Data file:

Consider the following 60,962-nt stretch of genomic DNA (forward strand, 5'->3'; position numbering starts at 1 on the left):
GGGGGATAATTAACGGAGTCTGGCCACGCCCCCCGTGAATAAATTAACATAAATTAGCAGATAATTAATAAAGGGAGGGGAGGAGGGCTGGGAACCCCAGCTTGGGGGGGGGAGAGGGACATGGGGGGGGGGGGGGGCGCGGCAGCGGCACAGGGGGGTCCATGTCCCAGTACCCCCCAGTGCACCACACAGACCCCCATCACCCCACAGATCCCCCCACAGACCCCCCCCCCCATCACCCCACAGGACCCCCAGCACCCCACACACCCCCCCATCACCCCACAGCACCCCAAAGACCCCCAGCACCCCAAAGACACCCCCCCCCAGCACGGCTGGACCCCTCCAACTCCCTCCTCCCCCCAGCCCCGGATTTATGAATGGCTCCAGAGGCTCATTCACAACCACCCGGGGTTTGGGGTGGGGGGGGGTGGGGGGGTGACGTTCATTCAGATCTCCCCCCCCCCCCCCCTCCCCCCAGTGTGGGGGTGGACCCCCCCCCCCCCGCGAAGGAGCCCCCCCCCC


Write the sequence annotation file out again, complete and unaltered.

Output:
Consider the following 60,962-nt stretch of genomic DNA (forward strand, 5'->3'; position numbering starts at 1 on the left):
GGGGGATAATTAACGGAGTCTGGCCACGCCCCCCGTGAATAAATTAACATAAATTAGCAGATAATTAATAAAGGGAGGGGAGGAGGGCTGGGAACCCCAGCTTGGGGGGGGGAGAGGGACATGGGGGGGGGGGGGGGCGCGGCAGCGGCACAGGGGGGTCCATGTCCCAGTACCCCCCAGTGCACCACACAGACCCCCATCACCCCACAGATCCCCCCACAGACCCCCCCCCCCATCACCCCACAGGACCCCCAGCACCCCACACACCCCCCCATCACCCCACAGCACCCCAAAGACCCCCAGCACCCCAAAGACACCCCCCCCCAGCACGGCTGGACCCCTCCAACTCCCTCCTCCCCCCAGCCCCGGATTTATGAATGGCTCCAGAGGCTCATTCACAACCACCCGGGGTTTGGGGTGGGGGGGGGTGGGGGGGTGACGTTCATTCAGATCTCCCCCCCCCCCCCCCTCCCCCCAGTGTGGGGGTGGACCCCCCCCCCCCCGCGAAGGAGCCCCCCCCCC